Researchers at the National
Institute of Standards and Technology (NIST) have developed a new calibration
technique that will improve the reliability and stability of one of NIST's
most versatile technologies, the microhotplate. The novel NIST device is being
developed as the foundation for miniature yet highly accurate gas sensors that
can detect chemical and biological agents, industrial leaks and even signs of
extraterrestrial life from aboard a planetary probe.
The NIST microhotplate uses its thermal efficiency in conjunction with a thermocouple to form a self-test temperature sensing system. Four microhotplates (left image) are seen with a strip of rhodium film (marked by an arrow) crossing the bottom right microhotplate. This strip makes contact with the platinum in the microhotplate structure (seen in the closeup image on the right) to form a stable thermocouple for measuring temperature. Credit: M. Afridi, NIST
The tiny microhotplates-no wider than a human hair-are programmed
to cycle through a range of temperatures. They can be coated with metal oxide
films tailored to detect specific gas species. Airborne chemicals attach to
the surface of the detector depending on the type of film and the temperature
of the surface, changing the flow of electricity through the device, which serves
as the "signature" for identifying both the type and concentration
of the gas in the ambient air.
Accurate microhotplate temperature measurements are crucial for the discrimination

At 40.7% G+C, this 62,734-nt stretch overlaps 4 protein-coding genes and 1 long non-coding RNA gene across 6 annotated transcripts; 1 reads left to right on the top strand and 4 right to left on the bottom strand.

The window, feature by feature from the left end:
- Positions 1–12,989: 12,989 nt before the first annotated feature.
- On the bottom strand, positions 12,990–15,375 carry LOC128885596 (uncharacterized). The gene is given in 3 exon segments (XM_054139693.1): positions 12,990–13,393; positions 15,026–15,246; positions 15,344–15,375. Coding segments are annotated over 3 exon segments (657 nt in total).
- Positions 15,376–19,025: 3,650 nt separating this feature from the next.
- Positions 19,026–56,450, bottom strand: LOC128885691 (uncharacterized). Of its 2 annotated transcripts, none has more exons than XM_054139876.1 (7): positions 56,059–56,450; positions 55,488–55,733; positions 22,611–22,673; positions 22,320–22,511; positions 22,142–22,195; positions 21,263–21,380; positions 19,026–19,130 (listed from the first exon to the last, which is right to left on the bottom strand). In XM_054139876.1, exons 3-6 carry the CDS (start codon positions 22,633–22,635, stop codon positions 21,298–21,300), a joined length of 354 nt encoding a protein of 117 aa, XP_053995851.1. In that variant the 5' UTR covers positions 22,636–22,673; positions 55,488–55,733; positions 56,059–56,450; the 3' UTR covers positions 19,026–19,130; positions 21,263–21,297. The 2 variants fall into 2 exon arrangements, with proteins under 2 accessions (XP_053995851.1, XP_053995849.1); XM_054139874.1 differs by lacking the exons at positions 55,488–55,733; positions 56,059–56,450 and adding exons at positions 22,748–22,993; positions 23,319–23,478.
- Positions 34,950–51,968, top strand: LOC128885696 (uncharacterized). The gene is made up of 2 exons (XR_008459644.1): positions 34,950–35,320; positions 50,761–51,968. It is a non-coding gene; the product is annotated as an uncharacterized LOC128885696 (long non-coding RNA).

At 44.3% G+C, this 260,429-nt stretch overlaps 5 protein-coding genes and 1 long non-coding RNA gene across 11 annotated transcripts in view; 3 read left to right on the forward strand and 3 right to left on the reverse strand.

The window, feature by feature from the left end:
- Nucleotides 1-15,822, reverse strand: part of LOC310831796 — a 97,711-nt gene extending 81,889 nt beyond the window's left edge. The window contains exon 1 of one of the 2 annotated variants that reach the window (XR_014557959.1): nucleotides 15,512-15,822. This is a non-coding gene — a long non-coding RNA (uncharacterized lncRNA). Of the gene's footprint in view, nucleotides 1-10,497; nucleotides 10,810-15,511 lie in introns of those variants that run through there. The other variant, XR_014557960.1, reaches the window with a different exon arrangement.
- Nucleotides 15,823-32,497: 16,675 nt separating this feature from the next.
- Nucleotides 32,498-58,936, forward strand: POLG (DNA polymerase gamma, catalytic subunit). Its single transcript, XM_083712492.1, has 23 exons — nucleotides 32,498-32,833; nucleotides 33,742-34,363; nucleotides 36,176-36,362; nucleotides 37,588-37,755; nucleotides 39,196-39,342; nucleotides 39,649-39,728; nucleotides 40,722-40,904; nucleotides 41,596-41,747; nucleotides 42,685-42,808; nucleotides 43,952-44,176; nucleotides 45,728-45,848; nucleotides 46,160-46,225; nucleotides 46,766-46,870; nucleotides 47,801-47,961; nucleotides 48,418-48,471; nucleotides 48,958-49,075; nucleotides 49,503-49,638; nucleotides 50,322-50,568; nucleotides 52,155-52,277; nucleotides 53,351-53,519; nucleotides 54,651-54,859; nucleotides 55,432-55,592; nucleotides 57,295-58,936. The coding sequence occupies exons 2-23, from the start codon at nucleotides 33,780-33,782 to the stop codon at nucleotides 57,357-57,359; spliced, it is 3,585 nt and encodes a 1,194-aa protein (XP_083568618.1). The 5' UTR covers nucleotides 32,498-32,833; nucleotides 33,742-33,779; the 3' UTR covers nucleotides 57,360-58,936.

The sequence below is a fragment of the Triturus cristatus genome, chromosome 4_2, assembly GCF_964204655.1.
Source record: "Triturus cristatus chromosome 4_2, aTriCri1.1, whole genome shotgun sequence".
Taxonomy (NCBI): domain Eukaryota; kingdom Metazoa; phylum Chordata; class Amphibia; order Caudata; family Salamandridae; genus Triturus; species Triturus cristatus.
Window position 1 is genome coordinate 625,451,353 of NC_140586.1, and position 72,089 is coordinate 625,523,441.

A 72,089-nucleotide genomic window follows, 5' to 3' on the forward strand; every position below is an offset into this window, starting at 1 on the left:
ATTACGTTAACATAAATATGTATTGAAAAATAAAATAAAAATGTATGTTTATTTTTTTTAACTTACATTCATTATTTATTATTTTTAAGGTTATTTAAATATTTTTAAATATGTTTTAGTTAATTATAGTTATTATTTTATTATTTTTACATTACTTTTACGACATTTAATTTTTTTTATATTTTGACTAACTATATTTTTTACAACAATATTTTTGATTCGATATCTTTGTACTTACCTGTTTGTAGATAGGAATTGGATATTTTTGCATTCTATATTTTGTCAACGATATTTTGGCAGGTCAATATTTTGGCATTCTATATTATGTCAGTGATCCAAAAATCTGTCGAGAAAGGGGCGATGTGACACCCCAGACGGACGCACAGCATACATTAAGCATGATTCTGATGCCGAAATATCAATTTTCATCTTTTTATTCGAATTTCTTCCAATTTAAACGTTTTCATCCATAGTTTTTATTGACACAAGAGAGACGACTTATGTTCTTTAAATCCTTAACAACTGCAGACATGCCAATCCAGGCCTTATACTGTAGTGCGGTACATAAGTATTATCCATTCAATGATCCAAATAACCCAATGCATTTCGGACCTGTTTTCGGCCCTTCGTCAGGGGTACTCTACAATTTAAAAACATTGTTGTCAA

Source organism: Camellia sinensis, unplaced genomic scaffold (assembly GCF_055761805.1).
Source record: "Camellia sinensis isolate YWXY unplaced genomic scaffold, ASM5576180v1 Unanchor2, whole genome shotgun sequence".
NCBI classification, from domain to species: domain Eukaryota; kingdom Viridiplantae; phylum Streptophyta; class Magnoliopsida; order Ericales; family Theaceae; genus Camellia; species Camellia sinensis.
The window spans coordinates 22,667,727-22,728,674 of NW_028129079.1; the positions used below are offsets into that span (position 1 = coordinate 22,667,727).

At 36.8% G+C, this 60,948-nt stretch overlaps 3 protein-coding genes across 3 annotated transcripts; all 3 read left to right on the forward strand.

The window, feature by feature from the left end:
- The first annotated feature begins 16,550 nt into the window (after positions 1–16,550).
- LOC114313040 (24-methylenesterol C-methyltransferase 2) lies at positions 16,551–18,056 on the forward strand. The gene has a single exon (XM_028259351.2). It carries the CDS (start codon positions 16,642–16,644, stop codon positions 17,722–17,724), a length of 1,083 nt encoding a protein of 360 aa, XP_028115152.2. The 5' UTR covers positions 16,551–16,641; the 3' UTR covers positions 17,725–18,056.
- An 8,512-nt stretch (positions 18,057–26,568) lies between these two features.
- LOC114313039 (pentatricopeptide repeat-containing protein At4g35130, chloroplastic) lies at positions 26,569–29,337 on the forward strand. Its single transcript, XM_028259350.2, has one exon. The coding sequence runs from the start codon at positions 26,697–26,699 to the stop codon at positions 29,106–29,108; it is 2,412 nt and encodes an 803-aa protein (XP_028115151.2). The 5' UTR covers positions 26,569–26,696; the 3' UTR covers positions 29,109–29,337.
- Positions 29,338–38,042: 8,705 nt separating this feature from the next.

and quantification of gas species, while reliable, long-term operation demands
that the microhotplate's temperature sensors be either highly stable or
able to sense when they've drifted, a functionality known as a "built-in
self test" (BIST). As demonstrated for the first time in a paper in an
upcoming issue of IEEE Electron Device Letters,* the new calibration method
satisfies both requirements.
A portion of the polysilicon heater making up the microhotplate originally
served as the device's temperature sensor. However, this sensor would
slowly drift over time from its initial calibration. Within three months, the
temperature readings were off by as much as 25 degrees Celsius at high temperatures.
The NIST engineers overcame this shortcoming by using data from two additional
temperature sensors-a highly stable, thin-film platinum/rhodium thermocouple
integrated in the microhotplate structure for one sensor and the thermal efficiency
of the structure itself for the other. Comparing the temperatures reported by
these two sensors provides the microhotplate with its internal monitoring system.
As long as the absolute value of the difference between the reported temperatures
remains below a specified threshold value, the average of the two readings is
considered reliable. Should the difference exceed the threshold, the system
reports an error.
The original polysilicon sensor still provides the microhotplate's initial
temperature measurement, which is used to calibrate the other two sensors. With
the complete "check and balance" system in place, temperature measurements
are accurate to within 1.5 degrees Celsius.
Having successfully demonstrated the new temperature calibration system for
their microhotplate, the NIST researchers are working on additional advancements
for the technology. Next in line is the development of a built-in system for
sensing contamination of the metal oxide films critical to the microhotplate's
use in gas detection.
* M. Afridi, C. Montgomery, E. Cooper-Balis, S. Semancik, K.G. Kreider and
J. Geist. Analog BIST functionality for microhotplate temperature sensors. IEEE
Electron Devices, Volume 30, No. 9 (September 2009).